Philip Bennett, a Washington Post editor who joined the staff seven years ago from the Boston Globe, was named the newspaper's managing editor yesterday.
Bennett, 45, now The Post's assistant managing editor for foreign news, is a veteran foreign correspondent who has run the paper's coverage of the wars in Kosovo, Afghanistan and Iraq, all of which he visited at the time. Executive Editor Leonard Downie Jr. picked Bennett from among four contenders.
Bennett, who joined The Post in 1997, currently directs the paper's foreign news coverage.
Nov. 10, Noon ET: Philip Bennett, the newly named managing editor of the Post, takes questions and comments about The Washington Post's coverage of foreign news.
Acknowledging that he doesn't know much of the staff -- the reporters he supervises work thousands of miles away -- Bennett said: "It's something I need to address. I'm in the unusual position of knowing people's work better than I know them. I'm going to work at getting to know them as well as I know their work." He added that he is "deeply honored" to be chosen and that in some ways the challenge is "petrifying."
Downie said Bennett has "a vision for maintaining journalistic excellence and stepping up to the big challenges," along with ideas "to try to improve readership. He has a good grasp, and what he doesn't know he will learn."
Bennett's promotion, which was approved by Post Co. CEO Donald E. Graham and Publisher Boisfeuillet Jones Jr., instantly makes him a leading contender to eventually succeed Downie, 62. Asked about this, Downie said: "I intend to stay here for quite some time to come," and that Graham and Jones "have indicated they want that, too."
Bennett will replace Steve Coll, who is stepping down to pursue book projects, on Jan. 1.
Newsroom reaction was mixed. Some staffers say they don't know much about Bennett, a low-key man with a studious air, and expressed a feeling of uncertainty; others praised his editing skills and journalistic acumen. Still others were disappointed that two other assistant managing editors -- Eugene Robinson of Style and Liz Spayd of the national desk -- were passed over, along with Post columnist David Ignatius, former editor of the International Herald Tribune. Robinson is a longtime newsroom favorite, and some had hoped he would become The Post's first black managing editor.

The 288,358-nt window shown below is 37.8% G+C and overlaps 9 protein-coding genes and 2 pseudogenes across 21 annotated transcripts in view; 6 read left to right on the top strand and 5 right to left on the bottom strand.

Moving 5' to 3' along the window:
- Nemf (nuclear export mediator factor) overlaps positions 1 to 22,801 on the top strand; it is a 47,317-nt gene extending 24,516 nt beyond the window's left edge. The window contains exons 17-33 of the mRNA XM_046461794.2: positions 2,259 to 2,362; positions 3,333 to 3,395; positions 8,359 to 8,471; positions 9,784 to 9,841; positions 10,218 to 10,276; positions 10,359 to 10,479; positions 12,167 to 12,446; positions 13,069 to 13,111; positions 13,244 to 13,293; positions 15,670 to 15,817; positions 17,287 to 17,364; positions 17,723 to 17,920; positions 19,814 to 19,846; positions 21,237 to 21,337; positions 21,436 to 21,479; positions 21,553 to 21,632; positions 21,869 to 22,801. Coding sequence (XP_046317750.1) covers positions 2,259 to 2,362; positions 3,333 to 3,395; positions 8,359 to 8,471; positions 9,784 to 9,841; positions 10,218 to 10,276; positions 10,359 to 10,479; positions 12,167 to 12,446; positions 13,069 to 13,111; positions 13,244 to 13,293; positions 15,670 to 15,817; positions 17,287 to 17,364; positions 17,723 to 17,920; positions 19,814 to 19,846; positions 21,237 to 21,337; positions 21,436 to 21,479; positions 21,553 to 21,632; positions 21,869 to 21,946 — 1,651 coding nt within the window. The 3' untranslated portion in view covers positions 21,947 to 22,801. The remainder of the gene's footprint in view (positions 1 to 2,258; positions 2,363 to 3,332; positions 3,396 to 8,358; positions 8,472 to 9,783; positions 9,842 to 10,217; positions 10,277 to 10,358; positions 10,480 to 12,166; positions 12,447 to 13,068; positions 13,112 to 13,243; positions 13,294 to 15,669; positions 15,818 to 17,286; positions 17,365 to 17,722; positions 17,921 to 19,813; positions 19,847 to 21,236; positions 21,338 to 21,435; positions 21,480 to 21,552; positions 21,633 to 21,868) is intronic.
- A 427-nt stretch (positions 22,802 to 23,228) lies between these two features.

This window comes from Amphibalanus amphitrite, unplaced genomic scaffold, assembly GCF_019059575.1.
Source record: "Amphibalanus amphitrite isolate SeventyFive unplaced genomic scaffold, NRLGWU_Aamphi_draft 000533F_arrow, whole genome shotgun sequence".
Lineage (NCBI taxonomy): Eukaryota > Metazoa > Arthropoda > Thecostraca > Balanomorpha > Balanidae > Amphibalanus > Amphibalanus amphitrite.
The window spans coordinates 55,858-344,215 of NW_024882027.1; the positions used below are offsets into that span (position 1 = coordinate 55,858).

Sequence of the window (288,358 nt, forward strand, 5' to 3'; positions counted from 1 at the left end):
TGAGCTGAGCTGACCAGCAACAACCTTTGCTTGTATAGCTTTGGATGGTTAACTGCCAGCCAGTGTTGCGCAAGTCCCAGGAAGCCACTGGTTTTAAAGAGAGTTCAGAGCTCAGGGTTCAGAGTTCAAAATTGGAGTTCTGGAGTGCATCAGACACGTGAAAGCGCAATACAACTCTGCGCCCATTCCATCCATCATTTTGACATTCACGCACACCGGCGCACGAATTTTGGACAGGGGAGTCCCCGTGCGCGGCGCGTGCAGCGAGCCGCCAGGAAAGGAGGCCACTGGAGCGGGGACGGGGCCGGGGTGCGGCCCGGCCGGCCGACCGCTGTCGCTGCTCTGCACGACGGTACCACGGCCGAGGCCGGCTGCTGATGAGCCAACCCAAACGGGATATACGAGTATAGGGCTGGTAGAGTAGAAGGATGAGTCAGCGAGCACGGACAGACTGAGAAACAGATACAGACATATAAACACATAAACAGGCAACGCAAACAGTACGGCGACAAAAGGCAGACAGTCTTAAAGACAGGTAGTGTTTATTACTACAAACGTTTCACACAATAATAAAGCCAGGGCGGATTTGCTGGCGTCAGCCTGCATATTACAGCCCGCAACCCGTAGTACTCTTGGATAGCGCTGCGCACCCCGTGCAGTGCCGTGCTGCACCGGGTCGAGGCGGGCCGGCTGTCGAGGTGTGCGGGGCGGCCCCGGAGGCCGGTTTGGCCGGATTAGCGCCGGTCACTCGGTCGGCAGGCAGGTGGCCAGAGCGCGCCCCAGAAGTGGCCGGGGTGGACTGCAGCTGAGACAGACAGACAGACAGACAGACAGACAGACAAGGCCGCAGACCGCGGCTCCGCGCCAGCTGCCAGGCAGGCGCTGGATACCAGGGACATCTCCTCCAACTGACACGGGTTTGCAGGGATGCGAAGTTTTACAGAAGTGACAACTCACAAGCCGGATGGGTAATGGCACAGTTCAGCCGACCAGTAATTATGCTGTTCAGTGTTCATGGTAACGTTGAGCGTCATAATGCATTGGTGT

A native of the San Francisco area, Bennett is a Harvard graduate who describes his outlook this way: "I love newspapers and the people who make them."
One of his top goals is to reverse the circulation decline, a problem facing many big-city newspapers. The Post's average daily sales have dropped from 830,000 in 1994 to 708,000 this year. Bennett said he wants "a better newspaper that's more interesting, more accessible, more in tune with the concerns and issues facing readers. . . . We have to be continually asking ourselves whether we're in touch with the lives of people we're expecting to buy the paper."
Immigrants in particular "don't feel well served" by The Post, Bennett said. But, he added, "I don't think the paper's broken -- quite the contrary." While readers say in surveys that some stories are too long, Bennett said, it is important for The Post to champion "long-form journalism."
Post reporter Anthony Shadid said he was "really worried" that he would be ordered out of Iraq two days before the war began last year, so he called Bennett at home at 3 a.m. "Phil hardly knew me at that point. He said, 'We'll let you stay, Anthony, but you have to promise me that if I ask you to leave later on, you will.' I was struck by how collected he was at that hour and that he put faith in his reporter."
After returning from a trip to Iraq in May, Bennett questioned in an opinion piece for The Post whether the dangerous conditions "make coverage overly negative, expressing journalists' oppressive sense of siege, or too complacent, reflecting the reporters' estrangement from Iraqis and their lives."
Post correspondent Barton Gellman said Bennett "made my stories better every time. He knew how to tell me when something wasn't working without making me feel like an idiot." He said that Bennett and Coll, during a conversation about what the paper would regret not covering 50 years from now, ordered up a series on the global spread of AIDS -- which became a year-long project for Gellman and six colleagues and was a 2001 Pulitzer Prize finalist.
Bennett went to Peru in 1982 "on a lark" and became a Post stringer there, and two years later joined the Globe as a local reporter in Boston. The Globe later dispatched him to Mexico City, and "the formative experience of my life," as Bennett put it, was covering the violence in Nicaragua and El Salvador during his decade-long stint in Latin America.
Bennett also met his future wife in Peru, Monica Klien-Samanez, now a professor of Latin American literature at Georgetown University.
The Globe named Bennett foreign editor in 1995, and two years later, he said, a Post editor "sweet-talked" him into becoming national security editor. The Chevy Chase resident said his lowest moment came at a Washington dinner party when someone asked him: " 'Are you a journalist or an editor?' . . . I still feel my core identity is as a reporter."